The Science-Based Targets Initiative (SBTi) has decided to stop accepting carbon reduction commitments from fossil companies until it can complete a set of criteria for climate targets compatible with 1.5° or 2.0°C global warming that it had hoped to finalize in 2021.
SBTi dumped five fossils from its website last month, including Russian oil company Tatneft, Climate Home News reports.
“We decided it was just a reputational risk for SBTi to continue to accept commitments from oil and gas companies when we don’t know when the method will be available to use,” explained Technical Director Cynthia Cummis.
Earlier this year, SBTi was accused of creating a “platform for greenwashing” by allowing corporate giants to exaggerate the gains in their carbon reduction plans.
Now, SBTi membership is now closed to companies “with any level of direct involvement in exploration, extraction, mining, and/or production of oil, natural gas, coal, or other fossil fuels, irrespective of percentage revenue generated by these activities,” as well as their subsidiaries, the organization says on its website.
Oil Change International Research Director Kelly Trout said that decision made sense. “Science-based climate commitments from fossil fuel producers do not yet exist, and so it’s very welcome that SBTi is taking extra measures to make this clear in their policy,” she told Climate Home. “SBTi is still developing an oil and gas sector target-setting standard, so it remains to be seen how ambitious that standard will be and how oil and gas companies will respond to it.”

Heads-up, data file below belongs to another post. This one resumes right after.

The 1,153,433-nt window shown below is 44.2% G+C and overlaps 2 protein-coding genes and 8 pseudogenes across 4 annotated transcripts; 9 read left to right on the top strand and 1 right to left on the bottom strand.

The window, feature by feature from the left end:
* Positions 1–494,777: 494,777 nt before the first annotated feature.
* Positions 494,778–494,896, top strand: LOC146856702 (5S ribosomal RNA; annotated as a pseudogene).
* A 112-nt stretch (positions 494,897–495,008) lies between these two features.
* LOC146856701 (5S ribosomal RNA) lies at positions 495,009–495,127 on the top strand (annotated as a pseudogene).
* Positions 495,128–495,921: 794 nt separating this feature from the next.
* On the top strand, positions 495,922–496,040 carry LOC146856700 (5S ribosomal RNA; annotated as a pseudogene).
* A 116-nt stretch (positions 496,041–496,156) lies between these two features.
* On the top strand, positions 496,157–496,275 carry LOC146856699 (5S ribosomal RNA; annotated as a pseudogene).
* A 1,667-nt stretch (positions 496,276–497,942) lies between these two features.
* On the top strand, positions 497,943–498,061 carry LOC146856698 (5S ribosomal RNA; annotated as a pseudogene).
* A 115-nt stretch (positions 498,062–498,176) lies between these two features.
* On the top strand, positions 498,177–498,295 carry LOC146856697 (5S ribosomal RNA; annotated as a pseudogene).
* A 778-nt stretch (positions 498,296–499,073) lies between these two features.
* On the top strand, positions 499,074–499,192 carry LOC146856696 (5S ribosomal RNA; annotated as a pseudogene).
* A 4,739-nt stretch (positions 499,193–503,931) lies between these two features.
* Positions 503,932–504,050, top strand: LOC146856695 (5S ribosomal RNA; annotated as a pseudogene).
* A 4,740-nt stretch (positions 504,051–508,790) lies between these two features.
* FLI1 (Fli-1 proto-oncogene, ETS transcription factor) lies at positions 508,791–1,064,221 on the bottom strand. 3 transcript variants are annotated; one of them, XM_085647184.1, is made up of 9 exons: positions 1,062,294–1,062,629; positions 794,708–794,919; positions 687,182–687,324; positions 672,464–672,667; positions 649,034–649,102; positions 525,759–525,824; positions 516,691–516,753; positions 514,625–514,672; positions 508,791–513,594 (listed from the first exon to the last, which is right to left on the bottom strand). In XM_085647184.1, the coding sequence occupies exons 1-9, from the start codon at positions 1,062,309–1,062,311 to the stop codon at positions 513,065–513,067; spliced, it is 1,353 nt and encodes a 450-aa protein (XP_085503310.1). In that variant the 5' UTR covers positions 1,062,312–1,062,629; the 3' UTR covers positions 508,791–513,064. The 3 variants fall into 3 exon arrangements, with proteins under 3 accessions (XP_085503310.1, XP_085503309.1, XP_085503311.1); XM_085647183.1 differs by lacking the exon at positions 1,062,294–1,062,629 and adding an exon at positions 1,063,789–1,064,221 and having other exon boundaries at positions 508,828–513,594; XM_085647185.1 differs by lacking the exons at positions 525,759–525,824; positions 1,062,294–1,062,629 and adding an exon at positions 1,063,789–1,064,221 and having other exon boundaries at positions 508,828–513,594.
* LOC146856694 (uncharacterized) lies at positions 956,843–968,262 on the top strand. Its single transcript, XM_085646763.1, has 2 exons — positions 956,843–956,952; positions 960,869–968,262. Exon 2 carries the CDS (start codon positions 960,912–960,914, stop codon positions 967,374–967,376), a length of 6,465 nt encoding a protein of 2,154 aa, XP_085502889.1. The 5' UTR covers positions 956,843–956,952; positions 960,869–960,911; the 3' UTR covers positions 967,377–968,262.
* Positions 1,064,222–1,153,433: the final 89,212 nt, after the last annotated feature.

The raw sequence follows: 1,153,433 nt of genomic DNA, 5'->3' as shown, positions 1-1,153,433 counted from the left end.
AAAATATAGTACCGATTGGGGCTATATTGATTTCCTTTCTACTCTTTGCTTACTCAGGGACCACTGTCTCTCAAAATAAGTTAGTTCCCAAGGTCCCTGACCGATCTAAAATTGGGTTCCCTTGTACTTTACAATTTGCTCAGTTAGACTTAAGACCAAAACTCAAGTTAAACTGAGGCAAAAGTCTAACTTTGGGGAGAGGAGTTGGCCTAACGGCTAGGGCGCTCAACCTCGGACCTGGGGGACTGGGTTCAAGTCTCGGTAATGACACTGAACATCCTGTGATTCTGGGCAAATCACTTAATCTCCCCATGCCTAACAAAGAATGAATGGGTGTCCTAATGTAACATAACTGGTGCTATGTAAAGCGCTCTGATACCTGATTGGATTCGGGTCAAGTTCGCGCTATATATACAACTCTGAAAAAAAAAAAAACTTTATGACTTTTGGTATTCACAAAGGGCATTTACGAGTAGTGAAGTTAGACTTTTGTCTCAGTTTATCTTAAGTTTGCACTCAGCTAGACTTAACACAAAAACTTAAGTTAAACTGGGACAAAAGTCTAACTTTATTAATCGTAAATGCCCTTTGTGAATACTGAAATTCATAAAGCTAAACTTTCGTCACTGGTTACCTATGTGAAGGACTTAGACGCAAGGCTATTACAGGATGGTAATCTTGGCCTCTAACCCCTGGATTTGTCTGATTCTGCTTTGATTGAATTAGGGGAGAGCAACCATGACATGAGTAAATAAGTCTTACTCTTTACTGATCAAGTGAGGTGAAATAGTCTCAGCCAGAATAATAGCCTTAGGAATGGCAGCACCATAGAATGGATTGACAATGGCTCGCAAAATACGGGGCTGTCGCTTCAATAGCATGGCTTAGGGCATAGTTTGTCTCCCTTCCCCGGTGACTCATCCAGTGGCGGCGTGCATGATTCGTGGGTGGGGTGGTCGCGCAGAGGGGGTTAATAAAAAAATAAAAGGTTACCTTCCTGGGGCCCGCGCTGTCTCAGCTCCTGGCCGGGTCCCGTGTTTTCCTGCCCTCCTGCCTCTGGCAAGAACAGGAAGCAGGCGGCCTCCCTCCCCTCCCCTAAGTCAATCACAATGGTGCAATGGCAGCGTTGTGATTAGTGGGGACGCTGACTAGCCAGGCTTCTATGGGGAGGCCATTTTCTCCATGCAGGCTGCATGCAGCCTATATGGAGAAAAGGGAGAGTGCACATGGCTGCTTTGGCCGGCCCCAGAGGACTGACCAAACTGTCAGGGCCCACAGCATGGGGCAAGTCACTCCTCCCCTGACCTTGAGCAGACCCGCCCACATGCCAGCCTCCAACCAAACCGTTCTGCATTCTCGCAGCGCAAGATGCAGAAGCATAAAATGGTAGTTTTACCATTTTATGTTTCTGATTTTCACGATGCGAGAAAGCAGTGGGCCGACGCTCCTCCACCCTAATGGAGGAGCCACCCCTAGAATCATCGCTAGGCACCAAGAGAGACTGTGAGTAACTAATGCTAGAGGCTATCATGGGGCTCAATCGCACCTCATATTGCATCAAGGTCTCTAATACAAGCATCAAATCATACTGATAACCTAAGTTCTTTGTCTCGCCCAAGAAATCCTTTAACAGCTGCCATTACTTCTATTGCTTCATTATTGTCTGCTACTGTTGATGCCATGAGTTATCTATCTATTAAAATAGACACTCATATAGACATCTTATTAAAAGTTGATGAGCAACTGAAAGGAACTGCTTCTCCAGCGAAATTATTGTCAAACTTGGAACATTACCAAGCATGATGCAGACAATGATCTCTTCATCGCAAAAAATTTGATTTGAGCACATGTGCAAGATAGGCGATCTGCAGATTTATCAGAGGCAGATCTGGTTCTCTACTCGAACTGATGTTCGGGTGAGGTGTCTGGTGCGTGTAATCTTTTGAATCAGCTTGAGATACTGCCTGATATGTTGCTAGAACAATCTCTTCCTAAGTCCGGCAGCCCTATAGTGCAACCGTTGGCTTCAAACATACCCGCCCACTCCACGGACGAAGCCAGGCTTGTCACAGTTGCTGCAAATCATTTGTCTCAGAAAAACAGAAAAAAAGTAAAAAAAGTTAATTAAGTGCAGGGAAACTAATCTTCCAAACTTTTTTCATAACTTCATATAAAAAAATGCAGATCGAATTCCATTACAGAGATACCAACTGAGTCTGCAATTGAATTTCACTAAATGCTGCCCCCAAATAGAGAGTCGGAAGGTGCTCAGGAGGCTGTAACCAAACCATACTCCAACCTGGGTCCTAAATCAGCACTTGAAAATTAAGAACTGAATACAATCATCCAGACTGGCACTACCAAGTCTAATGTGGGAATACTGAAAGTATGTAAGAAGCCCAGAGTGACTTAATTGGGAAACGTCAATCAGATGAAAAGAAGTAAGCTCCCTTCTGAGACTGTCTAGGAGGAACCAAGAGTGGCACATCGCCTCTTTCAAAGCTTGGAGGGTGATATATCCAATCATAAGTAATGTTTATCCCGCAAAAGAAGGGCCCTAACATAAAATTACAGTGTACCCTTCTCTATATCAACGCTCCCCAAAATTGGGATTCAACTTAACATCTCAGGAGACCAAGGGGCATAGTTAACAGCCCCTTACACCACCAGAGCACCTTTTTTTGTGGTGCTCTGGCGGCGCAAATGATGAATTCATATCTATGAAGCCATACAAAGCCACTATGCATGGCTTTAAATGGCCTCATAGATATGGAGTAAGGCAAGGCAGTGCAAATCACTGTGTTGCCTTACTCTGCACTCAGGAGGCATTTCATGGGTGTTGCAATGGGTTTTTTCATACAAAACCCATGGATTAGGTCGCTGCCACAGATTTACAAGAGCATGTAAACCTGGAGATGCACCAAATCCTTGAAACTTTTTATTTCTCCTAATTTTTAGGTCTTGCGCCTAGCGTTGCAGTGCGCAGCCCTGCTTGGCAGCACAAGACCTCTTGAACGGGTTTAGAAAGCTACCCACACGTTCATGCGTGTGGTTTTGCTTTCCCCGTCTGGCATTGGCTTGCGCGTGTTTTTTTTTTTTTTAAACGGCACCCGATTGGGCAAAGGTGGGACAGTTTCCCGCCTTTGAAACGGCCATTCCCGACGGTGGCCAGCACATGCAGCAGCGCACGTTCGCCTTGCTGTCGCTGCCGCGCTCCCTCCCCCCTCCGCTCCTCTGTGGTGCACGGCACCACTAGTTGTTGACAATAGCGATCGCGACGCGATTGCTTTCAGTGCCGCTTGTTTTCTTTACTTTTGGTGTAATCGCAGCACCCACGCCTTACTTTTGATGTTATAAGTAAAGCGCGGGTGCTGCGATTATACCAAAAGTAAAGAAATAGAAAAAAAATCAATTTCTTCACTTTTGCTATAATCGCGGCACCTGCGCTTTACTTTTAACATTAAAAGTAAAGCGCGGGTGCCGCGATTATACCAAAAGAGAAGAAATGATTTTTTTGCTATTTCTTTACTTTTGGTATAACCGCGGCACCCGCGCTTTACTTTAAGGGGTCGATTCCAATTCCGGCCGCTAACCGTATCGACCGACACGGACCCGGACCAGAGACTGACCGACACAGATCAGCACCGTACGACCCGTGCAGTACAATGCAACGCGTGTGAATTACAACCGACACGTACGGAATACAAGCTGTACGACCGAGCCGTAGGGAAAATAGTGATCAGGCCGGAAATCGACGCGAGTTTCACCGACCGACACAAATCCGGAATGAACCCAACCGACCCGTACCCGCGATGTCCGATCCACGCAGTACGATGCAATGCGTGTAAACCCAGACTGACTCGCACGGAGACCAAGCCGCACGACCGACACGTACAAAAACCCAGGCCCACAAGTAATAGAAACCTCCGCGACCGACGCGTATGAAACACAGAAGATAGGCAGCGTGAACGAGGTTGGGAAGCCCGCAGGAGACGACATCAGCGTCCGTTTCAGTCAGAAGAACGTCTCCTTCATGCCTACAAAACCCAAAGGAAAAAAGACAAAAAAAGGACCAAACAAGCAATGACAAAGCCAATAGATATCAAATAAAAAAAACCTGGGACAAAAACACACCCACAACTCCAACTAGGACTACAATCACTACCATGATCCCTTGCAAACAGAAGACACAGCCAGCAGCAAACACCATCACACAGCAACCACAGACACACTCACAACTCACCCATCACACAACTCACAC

The standard has been in development for several years, and will be subject to peer review by a group that includes colossal fossils Shell, BP, and TotalÉnergies, as well as the World Wildlife Fund, the World Resources Institute, Carbon Tracker, academics, and investors, Climate Home writes. “It’s critical to have the companies participate in these processes as well because you need to make sure that, while the standards are robust and aligned with science, they also have some degree of practicality so that they ultimately are adopted,” Cummis said.
“It would be great to develop really robust standards but if nobody adopts them then they’re not very useful,” she added. “If they have some say in how they’re developed then you’re more likely to get them to buy into these standards and adopt them.”
Climate Home notes that SBTI’s revenue base includes the US$14,500 it charges companies to evaluate their targets.
Fossil Fuel Non-Proliferation Treaty Chair Tzeporah Berman warned that fossils “are not going to design their own demise”. That means “investors and governments must stop falling for the distorted math and false promises of the industry that are fuelling the crisis with their delay tactics,” she said.